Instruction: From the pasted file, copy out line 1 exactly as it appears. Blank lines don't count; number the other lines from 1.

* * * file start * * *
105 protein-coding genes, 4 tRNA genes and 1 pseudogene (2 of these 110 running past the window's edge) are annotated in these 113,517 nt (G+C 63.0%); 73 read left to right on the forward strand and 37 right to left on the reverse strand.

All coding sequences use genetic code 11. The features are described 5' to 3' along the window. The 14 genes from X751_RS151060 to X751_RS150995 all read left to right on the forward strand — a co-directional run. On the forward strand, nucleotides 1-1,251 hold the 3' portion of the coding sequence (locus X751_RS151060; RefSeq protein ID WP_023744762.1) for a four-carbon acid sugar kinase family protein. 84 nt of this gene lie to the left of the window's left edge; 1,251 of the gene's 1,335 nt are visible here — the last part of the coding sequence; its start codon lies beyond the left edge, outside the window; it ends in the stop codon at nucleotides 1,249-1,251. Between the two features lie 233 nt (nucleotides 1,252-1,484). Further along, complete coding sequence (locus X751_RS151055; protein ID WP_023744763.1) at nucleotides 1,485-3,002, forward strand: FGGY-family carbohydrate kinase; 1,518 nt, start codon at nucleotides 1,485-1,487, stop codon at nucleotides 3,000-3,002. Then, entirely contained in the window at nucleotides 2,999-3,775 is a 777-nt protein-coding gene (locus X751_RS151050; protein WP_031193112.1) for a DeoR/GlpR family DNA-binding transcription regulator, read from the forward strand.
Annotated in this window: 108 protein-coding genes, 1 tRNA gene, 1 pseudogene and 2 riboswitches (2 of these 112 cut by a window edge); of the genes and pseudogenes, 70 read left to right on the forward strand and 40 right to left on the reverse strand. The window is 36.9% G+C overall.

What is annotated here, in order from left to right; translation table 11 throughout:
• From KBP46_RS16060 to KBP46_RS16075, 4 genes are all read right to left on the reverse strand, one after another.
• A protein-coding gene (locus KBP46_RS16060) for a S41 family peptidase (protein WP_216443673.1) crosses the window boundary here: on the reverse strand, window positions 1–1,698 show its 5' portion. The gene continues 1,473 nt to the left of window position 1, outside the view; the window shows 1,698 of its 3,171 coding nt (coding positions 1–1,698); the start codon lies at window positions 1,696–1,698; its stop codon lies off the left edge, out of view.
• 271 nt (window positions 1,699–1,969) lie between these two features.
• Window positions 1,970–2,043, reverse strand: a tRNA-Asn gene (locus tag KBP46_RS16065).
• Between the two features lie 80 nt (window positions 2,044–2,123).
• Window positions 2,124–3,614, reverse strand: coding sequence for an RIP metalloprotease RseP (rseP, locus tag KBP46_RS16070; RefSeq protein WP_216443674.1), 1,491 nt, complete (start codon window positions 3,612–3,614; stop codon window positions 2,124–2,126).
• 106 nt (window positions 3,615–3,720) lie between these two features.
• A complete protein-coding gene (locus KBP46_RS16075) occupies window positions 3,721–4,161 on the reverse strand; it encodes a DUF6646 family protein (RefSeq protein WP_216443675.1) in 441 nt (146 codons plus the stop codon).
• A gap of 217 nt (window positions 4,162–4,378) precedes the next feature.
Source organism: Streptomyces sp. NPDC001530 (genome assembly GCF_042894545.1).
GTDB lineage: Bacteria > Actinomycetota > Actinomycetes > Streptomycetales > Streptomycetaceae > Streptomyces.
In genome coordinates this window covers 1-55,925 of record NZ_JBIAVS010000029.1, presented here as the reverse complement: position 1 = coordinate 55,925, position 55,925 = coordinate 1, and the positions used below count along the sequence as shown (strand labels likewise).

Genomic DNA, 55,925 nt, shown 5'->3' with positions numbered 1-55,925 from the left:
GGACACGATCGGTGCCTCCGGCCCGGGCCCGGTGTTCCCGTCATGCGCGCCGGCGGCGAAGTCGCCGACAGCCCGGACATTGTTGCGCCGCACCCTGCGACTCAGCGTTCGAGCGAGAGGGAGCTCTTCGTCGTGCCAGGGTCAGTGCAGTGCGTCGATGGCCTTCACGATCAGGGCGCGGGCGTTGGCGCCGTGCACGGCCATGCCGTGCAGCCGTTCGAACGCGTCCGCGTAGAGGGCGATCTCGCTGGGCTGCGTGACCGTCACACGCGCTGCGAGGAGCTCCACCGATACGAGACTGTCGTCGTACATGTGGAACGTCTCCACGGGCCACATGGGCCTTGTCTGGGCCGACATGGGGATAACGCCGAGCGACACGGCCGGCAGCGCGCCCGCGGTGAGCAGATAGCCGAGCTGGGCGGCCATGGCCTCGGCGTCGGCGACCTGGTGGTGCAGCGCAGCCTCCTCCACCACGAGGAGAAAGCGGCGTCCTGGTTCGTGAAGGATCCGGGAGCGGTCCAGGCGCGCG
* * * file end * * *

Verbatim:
105 protein-coding genes, 4 tRNA genes and 1 pseudogene (2 of these 110 running past the window's edge) are annotated in these 113,517 nt (G+C 63.0%); 73 read left to right on the forward strand and 37 right to left on the reverse strand.